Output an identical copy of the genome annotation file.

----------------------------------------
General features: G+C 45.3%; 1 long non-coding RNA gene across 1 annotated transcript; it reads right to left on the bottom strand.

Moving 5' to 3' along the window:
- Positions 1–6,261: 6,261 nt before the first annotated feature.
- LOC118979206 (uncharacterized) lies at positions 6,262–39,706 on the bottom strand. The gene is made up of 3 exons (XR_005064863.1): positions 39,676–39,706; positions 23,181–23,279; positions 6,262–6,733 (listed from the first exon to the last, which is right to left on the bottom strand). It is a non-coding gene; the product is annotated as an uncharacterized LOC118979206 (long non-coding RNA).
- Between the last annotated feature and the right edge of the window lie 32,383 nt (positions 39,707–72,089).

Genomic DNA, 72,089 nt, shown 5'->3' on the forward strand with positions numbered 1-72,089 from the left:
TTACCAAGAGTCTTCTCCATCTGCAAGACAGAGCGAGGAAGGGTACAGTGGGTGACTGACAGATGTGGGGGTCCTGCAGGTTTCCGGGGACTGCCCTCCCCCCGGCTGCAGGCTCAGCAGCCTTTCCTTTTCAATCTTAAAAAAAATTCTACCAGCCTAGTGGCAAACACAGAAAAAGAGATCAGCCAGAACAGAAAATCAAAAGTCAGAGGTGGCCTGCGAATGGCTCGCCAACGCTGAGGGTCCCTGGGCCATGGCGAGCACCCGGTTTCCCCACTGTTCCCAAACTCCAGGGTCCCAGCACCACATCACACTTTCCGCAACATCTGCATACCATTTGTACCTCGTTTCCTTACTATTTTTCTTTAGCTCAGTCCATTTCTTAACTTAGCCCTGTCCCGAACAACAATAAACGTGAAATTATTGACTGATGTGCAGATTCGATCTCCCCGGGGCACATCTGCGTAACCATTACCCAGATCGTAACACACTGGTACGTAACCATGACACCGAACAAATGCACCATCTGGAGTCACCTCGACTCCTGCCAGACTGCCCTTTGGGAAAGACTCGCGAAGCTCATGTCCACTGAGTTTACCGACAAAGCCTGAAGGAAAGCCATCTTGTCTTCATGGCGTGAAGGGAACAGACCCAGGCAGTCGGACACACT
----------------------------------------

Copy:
General features: G+C 45.3%; 1 long non-coding RNA gene across 1 annotated transcript; it reads right to left on the bottom strand.

Moving 5' to 3' along the window:
- Positions 1–6,261: 6,261 nt before the first annotated feature.
- LOC118979206 (uncharacterized) lies at positions 6,262–39,706 on the bottom strand. The gene is made up of 3 exons (XR_005064863.1): positions 39,676–39,706; positions 23,181–23,279; positions 6,262–6,733 (listed from the first exon to the last, which is right to left on the bottom strand). It is a non-coding gene; the product is annotated as an uncharacterized LOC118979206 (long non-coding RNA).
- Between the last annotated feature and the right edge of the window lie 32,383 nt (positions 39,707–72,089).

Genomic DNA, 72,089 nt, shown 5'->3' on the forward strand with positions numbered 1-72,089 from the left:
TTACCAAGAGTCTTCTCCATCTGCAAGACAGAGCGAGGAAGGGTACAGTGGGTGACTGACAGATGTGGGGGTCCTGCAGGTTTCCGGGGACTGCCCTCCCCCCGGCTGCAGGCTCAGCAGCCTTTCCTTTTCAATCTTAAAAAAAATTCTACCAGCCTAGTGGCAAACACAGAAAAAGAGATCAGCCAGAACAGAAAATCAAAAGTCAGAGGTGGCCTGCGAATGGCTCGCCAACGCTGAGGGTCCCTGGGCCATGGCGAGCACCCGGTTTCCCCACTGTTCCCAAACTCCAGGGTCCCAGCACCACATCACACTTTCCGCAACATCTGCATACCATTTGTACCTCGTTTCCTTACTATTTTTCTTTAGCTCAGTCCATTTCTTAACTTAGCCCTGTCCCGAACAACAATAAACGTGAAATTATTGACTGATGTGCAGATTCGATCTCCCCGGGGCACATCTGCGTAACCATTACCCAGATCGTAACACACTGGTACGTAACCATGACACCGAACAAATGCACCATCTGGAGTCACCTCGACTCCTGCCAGACTGCCCTTTGGGAAAGACTCGCGAAGCTCATGTCCACTGAGTTTACCGACAAAGCCTGAAGGAAAGCCATCTTGTCTTCATGGCGTGAAGGGAACAGACCCAGGCAGTCGGACACACT